…BUT TRIMS ESTIMATES
Separately, Volvo officials have pushed back to 2005 their goal of reaching sales of 200,000 units a year in the United States. Originally, they'd intended to reach that mark by 2004. But Olsson acknowledged current economic events would likely result in a delay in Volvo's growth plans. How will Volvo increase its production by 43 percent to meet its 600,000-unit worldwide goal by 2005? By going from three assembly plants to two, while at the same time increasing from two shifts to three, Volvo Sr. VP Carl Germundsson told TCC at the Detroit show. He also is counting on some productivity gains, weekend production if necessary, and also more output from some existing Volvo assembly plants outside Europe — but not in North America, as some have speculated.— Mike Davis

 

2002 Acura RD-X concept

2002 Acura RD-X concept

HONDA'S ACURA DIVISION REDEFINES THE HYBRID
Though it's a relatively new concept to the market, the hybrid-electric vehicle has been billed as a way to sharply reduce fuel consumption. Vehicles like the Honda Insight and upcoming Civic HEV mate an electric motor to a downsized gasoline engine. Energy is recaptured during braking and coasting, and then re-used, much like an electric supercharger, when a burst of speed is needed. The Acura RD-X prototype shows a different approach. The new concept SUV from Honda's luxury division also recaptures lost energy. But it uses that power to run two 25-hp motors attached to the rear wheels. As a result, the angular RD-X gets plenty of performance and the equivalent of all-wheel-drive. Envisioned as an "urban" vehicle, the SUV has a total of 250 hp when adding in the 2.4-liter, 16-valve in-line four engine, which is mated to a clutchless manual transmission. It's operated by a console-mounted paddle shifter. Inside, RD-X boasts an array of high-tech gear, including a heads-up display, which projects important information onto the windshield. Instead of rear-view mirrors, the SUV uses cameras, their pictures displayed on monitors attached to the steering wheel. There's little likelihood RD-X will be built in current form, but the performance-oriented hybrid may show up in Acura showrooms in the not-too-distant future, according to Honda chief Tom Elliott. The performance hybrid system would probably cost about $3000 more than Insight's fuel-saving version.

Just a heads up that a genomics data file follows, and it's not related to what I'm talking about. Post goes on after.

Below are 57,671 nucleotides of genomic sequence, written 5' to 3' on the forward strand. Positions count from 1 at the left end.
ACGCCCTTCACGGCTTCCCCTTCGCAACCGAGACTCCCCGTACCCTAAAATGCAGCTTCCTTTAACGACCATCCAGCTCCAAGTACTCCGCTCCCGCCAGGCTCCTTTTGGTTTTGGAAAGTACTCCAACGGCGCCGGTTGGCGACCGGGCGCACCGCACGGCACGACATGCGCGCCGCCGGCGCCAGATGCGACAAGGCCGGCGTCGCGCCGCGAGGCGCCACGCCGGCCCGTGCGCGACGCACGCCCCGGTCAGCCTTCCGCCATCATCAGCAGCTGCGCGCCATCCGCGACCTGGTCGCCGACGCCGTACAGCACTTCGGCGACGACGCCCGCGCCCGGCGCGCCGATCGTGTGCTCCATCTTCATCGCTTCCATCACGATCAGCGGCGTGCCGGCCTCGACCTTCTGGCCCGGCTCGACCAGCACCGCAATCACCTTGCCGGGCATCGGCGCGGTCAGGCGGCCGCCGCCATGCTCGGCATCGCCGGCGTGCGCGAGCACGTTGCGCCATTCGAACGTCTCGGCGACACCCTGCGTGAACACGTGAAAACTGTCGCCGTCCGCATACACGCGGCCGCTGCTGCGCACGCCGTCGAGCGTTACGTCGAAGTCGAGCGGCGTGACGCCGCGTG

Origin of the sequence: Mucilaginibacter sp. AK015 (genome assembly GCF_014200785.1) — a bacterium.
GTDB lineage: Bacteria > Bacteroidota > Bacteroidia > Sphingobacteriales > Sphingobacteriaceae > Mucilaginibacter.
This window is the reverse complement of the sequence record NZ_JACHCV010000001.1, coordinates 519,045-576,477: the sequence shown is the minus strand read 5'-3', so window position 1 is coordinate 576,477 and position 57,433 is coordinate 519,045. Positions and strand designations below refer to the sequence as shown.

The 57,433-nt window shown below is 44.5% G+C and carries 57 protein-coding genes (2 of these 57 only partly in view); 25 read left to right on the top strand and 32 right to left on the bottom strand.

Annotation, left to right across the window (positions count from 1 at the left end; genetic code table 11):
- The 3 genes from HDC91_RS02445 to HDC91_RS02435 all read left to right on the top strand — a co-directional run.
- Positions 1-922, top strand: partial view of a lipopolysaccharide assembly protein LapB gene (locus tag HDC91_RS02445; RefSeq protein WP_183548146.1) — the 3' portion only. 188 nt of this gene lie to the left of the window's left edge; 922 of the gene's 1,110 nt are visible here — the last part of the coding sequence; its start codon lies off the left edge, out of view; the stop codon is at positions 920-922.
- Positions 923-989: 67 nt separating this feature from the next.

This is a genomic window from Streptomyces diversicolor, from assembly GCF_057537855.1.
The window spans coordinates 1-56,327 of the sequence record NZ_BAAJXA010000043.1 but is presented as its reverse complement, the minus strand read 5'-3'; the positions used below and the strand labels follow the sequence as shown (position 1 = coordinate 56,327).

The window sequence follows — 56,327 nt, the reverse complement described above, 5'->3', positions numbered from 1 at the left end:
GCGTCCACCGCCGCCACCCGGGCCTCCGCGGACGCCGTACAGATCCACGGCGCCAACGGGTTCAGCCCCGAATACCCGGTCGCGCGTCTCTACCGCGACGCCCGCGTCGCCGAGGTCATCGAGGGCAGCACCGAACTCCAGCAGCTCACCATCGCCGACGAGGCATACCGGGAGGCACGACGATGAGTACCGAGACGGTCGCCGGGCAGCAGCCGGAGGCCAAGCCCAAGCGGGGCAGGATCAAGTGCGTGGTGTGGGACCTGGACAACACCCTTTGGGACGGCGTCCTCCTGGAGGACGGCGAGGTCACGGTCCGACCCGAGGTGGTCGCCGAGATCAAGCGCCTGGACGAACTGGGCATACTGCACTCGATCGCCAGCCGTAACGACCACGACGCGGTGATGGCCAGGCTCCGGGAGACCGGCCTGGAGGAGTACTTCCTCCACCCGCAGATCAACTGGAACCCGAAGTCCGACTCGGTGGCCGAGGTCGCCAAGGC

2002 Mitsubishi Space Liner concept

2002 Mitsubishi Space Liner concept

 
2002 Mitsubishi SUP concept

2002 Mitsubishi SUP concept

 
2002 Mitsubushi SUP Cabriolet

2002 Mitsubushi SUP Cabriolet

MITSU LIGHTS UP CONCEPT TRIO
Amid pulsing lights and dancers more suited to a bacchanal, Mitsubishi revealed a trio of concepts, one seen previously in Tokyo. The Space Liner is a four-seat, all-wheel-drive fuel-cell vehicle with a movable cockpit — the steering wheel can be used from either side, or hidden entirely in lieu of a dash-mounted PC — and a drive-by-wire system. The SUP, or Sports Utility Pack, shown at Tokyo last fall is an urban vehicle with all-wheel drive and some truly odd and refreshing equipment, like a built-in shower and seat-mounted backpacks. A direct-injection hybrid powertrain is teamed with an automated manual transmission. Thirdly, the SUP Cabriolet takes the SUP and adds a power-operated cabriolet top and even more wacky add-ons, like waterproof upholstery and reversible, see-through storage bins that ride on the outside of the doors.

 

SUBARU AND GM COULD TEAM UP ON SOLSTICE
General Motors is receiving rave reviews for its two Pontiac Solstice concept cars, and senior company officials admit they're seriously considering putting the coupe and roadster into production.  To do so, they may need some assistance from Japanese affiliate Fuji Heavy Industries, of which GM holds a 20 percent share.  Fuji's Subaru division supplied the all-wheel-drive and suspension for the subcompact Solstice concepts.  And if the cars get the go-ahead, GM would like to use those Subaru parts in production, according to Rudy Schlais, who oversees the General's Asian operations.  But he admits that will take some negotiation.  Fuji/Subaru remains skeptical about giving GM the components that have helped it carve out a strong niche identity, according to a Subaru official who asked not to be named.  But insiders say a deal could be in the works.

 

FORD GT40: CODENAME “PETUNIA?”
Car nuts, especially automotive writers, always have been fascinated by the code names for forthcoming new products. Sometimes those code names even become the name of the production vehicle, like Ford's cancelled Cardinal of 1962. That seems unlikely for Ford's newest show vehicle, the retro GT40 fashioned after the Le Mans racers of a generation ago. Its code name: Petunia.